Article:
Due to plastic derived from petrochemical materials provided unfriendly environmental waste for several centuries. An alternative compostable plastic such as polylactic acid (PLA) was discovered around 1890. Polylactic acid (PLA) is the most common bioplastic that worldwide use today. Lactic acid is a basic building block for PLA which was first discovered in 1780 from sour milk by the Swedish chemist Carl Wihelm Scheele. Lactic acid exists as two enantiomers, D(-)-lactic and L-lactic acid. It was known that d-isomer is harmful to humans while L(+)-lactic acid is the safe isomer for food and beverage products and including others application. Lactic acid can be produced either by chemical or fermentation process. Lactic acid production from chemical synthesis method by petrochemical products is racemic mixture of two optical isomers, D(-) and L(+) from. While fermentation process can yield an optically pure form of lactic acid or racemate, depending on microorganisms. There are reported that Lactic Acid Bacteria (LAB) and filamentous fungi are producers of lactic acid. Some species of LAB produces only D(-) or L(+)-lactic acid and some species produce racemate DL-lactic acid (Connolly and Lonnerdal, 2004; Benthin and Villadsen, 1995). Whereas filamentous fungus, Rhizopus sp. produce only L(+)-lactic acid (Ganguly et al., 2007; Huang et al., 2005).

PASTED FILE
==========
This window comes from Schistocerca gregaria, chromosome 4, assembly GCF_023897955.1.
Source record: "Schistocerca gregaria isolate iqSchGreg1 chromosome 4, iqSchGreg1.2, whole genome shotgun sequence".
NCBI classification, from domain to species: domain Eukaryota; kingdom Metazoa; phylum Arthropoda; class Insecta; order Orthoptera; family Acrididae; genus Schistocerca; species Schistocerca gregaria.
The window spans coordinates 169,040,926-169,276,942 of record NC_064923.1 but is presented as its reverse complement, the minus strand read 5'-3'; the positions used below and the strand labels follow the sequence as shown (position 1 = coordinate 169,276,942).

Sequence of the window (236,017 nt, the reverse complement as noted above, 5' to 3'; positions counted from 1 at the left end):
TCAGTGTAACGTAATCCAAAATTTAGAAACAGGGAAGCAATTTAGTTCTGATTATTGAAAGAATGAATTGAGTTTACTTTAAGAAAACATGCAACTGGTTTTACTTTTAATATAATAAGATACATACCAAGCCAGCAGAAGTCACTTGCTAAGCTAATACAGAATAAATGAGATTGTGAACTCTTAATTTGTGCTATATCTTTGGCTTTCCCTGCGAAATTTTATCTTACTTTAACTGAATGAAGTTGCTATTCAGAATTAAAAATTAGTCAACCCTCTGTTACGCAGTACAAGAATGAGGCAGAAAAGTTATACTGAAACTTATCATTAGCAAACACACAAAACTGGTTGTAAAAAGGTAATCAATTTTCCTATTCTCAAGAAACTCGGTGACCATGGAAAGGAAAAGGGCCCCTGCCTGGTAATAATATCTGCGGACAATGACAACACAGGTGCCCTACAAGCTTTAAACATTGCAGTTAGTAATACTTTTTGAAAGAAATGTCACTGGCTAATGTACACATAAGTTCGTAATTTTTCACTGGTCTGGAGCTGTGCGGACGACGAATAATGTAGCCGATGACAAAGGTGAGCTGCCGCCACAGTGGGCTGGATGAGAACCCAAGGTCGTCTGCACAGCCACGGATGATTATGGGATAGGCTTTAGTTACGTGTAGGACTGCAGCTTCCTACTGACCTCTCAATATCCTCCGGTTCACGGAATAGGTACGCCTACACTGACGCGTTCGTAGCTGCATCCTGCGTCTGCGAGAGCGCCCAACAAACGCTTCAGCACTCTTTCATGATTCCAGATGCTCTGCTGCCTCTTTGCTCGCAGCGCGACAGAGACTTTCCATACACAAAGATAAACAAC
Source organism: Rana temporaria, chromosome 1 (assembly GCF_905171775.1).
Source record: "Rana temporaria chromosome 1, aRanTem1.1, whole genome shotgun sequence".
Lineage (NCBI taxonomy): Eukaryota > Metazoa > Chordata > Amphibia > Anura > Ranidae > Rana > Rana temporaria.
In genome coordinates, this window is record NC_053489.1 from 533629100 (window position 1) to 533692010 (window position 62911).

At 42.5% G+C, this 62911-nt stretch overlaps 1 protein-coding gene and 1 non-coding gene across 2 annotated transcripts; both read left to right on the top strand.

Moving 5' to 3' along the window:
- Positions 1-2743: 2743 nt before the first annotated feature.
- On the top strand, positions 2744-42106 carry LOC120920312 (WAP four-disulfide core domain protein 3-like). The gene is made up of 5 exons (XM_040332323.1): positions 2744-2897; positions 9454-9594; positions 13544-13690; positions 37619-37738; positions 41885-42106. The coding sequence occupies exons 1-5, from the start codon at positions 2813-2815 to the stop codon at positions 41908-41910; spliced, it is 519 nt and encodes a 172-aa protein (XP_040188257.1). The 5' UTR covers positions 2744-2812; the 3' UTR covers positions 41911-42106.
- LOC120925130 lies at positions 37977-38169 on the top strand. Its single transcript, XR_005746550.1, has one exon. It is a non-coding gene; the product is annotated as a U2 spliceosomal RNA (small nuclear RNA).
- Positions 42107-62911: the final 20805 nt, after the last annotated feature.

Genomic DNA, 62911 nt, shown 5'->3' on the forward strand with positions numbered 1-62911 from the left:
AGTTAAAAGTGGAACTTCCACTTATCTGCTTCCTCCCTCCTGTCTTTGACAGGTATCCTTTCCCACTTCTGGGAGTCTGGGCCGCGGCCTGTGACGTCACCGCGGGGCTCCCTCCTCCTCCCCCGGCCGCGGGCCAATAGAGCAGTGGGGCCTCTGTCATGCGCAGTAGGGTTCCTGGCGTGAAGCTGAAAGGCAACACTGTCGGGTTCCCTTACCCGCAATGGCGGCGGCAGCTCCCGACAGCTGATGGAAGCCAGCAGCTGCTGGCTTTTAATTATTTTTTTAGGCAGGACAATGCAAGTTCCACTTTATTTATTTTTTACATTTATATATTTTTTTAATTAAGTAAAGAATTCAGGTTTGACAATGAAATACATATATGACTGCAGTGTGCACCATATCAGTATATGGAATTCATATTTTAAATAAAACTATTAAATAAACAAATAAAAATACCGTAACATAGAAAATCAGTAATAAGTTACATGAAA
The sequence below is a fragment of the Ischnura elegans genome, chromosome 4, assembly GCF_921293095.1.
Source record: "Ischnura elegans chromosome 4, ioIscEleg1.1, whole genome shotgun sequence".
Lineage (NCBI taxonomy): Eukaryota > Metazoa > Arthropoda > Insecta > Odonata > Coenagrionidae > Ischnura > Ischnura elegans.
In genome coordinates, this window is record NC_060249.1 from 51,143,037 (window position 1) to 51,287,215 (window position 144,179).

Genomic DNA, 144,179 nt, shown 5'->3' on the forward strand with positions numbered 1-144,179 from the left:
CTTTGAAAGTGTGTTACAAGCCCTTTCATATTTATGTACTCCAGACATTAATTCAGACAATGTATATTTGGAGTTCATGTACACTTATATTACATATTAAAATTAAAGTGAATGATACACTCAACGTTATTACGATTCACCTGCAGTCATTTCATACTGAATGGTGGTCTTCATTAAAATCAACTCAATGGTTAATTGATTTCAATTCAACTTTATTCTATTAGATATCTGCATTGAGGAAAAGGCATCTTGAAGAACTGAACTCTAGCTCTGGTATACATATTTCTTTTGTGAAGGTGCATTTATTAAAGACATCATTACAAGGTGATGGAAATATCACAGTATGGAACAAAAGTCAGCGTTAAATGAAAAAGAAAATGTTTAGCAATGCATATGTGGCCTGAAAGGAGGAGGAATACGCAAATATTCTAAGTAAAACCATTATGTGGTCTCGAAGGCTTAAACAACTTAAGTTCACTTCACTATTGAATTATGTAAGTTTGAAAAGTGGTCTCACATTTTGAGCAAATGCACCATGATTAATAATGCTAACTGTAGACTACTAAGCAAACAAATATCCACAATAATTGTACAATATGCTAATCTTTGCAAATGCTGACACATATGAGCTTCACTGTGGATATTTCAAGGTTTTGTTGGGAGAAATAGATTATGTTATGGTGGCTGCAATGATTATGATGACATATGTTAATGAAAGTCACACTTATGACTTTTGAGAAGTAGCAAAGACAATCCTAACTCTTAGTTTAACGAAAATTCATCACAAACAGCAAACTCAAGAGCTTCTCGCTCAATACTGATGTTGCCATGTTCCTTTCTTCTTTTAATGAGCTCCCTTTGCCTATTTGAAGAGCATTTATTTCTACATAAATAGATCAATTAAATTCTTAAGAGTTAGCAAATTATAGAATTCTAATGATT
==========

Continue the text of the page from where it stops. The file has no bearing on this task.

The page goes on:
Fungi usage for lactic acid production is benefit over than LAB in various items, such as fungi can be used various sources of renewable materials including sugars, starch, lignocelluloses as substrate (Park et al., 2004; Woiciechowski et al., 1999), fungi need low nutritional requirements than LAB, the removal fungal mycelium from fermentation broth by filtration is cheap and easy. The recovery cost and purification process of lactic acid from fermentation broth by fungi is cheaper and easier than LAB. In addition, fungal biomass can be used in biosorption and purification the effluents (Fourest et al., 1994), for chitosan production (Yoshihara et al., 2003) and improve the feed quality (Kusumaningtyas et al., 2006).